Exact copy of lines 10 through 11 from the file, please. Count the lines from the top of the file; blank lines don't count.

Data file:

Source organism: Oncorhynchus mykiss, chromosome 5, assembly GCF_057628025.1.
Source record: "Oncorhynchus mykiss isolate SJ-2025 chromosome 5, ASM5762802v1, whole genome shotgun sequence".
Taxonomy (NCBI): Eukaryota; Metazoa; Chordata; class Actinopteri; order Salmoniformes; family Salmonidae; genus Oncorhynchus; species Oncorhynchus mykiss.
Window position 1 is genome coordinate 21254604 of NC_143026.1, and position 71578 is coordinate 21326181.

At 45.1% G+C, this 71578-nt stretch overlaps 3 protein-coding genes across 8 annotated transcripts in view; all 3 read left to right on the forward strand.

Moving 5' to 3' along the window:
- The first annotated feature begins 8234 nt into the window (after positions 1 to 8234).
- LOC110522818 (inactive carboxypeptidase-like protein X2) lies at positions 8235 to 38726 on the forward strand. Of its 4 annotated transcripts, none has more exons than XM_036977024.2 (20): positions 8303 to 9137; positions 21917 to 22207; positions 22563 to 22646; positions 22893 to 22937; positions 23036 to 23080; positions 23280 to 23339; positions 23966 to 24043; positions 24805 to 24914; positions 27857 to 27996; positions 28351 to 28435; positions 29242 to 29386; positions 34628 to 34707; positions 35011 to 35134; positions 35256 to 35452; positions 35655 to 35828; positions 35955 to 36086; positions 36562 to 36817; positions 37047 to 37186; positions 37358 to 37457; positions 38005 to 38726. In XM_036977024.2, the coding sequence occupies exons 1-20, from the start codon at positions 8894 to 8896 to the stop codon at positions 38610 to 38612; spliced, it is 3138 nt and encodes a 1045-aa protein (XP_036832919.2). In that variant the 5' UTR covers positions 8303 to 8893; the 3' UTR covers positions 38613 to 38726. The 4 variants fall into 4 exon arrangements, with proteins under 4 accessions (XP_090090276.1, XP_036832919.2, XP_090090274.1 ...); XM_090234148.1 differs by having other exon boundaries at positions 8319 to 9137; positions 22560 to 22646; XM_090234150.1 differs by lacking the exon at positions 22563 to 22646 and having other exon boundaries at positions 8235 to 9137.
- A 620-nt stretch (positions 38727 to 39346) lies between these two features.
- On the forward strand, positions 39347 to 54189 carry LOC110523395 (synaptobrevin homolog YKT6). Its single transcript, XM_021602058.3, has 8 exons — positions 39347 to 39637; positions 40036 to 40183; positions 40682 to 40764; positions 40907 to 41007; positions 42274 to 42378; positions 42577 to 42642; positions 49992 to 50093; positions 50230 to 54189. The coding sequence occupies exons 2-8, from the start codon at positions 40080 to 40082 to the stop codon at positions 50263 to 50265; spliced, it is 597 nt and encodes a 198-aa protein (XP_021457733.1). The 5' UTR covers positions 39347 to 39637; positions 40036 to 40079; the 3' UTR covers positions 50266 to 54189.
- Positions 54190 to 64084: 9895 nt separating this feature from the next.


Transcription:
- On the forward strand, positions 39347 to 54189 carry LOC110523395 (synaptobrevin homolog YKT6). Its single transcript, XM_021602058.3, has 8 exons — positions 39347 to 39637; positions 40036 to 40183; positions 40682 to 40764; positions 40907 to 41007; positions 42274 to 42378; positions 42577 to 42642; positions 49992 to 50093; positions 50230 to 54189. The coding sequence occupies exons 2-8, from the start codon at positions 40080 to 40082 to the stop codon at positions 50263 to 50265; spliced, it is 597 nt and encodes a 198-aa protein (XP_021457733.1). The 5' UTR covers positions 39347 to 39637; positions 40036 to 40079; the 3' UTR covers positions 50266 to 54189.
- Positions 54190 to 64084: 9895 nt separating this feature from the next.